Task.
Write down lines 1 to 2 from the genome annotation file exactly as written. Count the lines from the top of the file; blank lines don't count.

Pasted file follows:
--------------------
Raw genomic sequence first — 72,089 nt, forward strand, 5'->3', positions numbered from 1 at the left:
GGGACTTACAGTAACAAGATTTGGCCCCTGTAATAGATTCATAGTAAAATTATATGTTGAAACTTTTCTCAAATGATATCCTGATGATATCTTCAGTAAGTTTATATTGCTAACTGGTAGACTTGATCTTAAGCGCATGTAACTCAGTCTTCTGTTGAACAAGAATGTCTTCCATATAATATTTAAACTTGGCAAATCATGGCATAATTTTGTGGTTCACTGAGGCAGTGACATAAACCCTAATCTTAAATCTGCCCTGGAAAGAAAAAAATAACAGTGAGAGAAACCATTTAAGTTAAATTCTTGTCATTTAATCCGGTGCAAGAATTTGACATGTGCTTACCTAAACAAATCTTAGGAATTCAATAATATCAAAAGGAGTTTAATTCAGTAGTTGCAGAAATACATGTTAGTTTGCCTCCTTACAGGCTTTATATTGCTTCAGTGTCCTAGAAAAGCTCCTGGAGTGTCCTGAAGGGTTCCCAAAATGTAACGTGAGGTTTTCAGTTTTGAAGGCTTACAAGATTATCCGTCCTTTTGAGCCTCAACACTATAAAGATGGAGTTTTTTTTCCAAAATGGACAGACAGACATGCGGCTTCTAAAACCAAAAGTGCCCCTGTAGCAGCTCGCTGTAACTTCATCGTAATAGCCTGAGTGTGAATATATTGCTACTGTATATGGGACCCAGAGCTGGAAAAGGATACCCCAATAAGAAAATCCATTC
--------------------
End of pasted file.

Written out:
Raw genomic sequence first — 72,089 nt, forward strand, 5'->3', positions numbered from 1 at the left:
GGGACTTACAGTAACAAGATTTGGCCCCTGTAATAGATTCATAGTAAAATTATATGTTGAAACTTTTCTCAAATGATATCCTGATGATATCTTCAGTAAGTTTATATTGCTAACTGGTAGACTTGATCTTAAGCGCATGTAACTCAGTCTTCTGTTGAACAAGAATGTCTTCCATATAATATTTAAACTTGGCAAATCATGGCATAATTTTGTGGTTCACTGAGGCAGTGACATAAACCCTAATCTTAAATCTGCCCTGGAAAGAAAAAAATAACAGTGAGAGAAACCATTTAAGTTAAATTCTTGTCATTTAATCCGGTGCAAGAATTTGACATGTGCTTACCTAAACAAATCTTAGGAATTCAATAATATCAAAAGGAGTTTAATTCAGTAGTTGCAGAAATACATGTTAGTTTGCCTCCTTACAGGCTTTATATTGCTTCAGTGTCCTAGAAAAGCTCCTGGAGTGTCCTGAAGGGTTCCCAAAATGTAACGTGAGGTTTTCAGTTTTGAAGGCTTACAAGATTATCCGTCCTTTTGAGCCTCAACACTATAAAGATGGAGTTTTTTTTCCAAAATGGACAGACAGACATGCGGCTTCTAAAACCAAAAGTGCCCCTGTAGCAGCTCGCTGTAACTTCATCGTAATAGCCTGAGTGTGAATATATTGCTACTGTATATGGGACCCAGAGCTGGAAAAGGATACCCCAATAAGAAAATCCATTC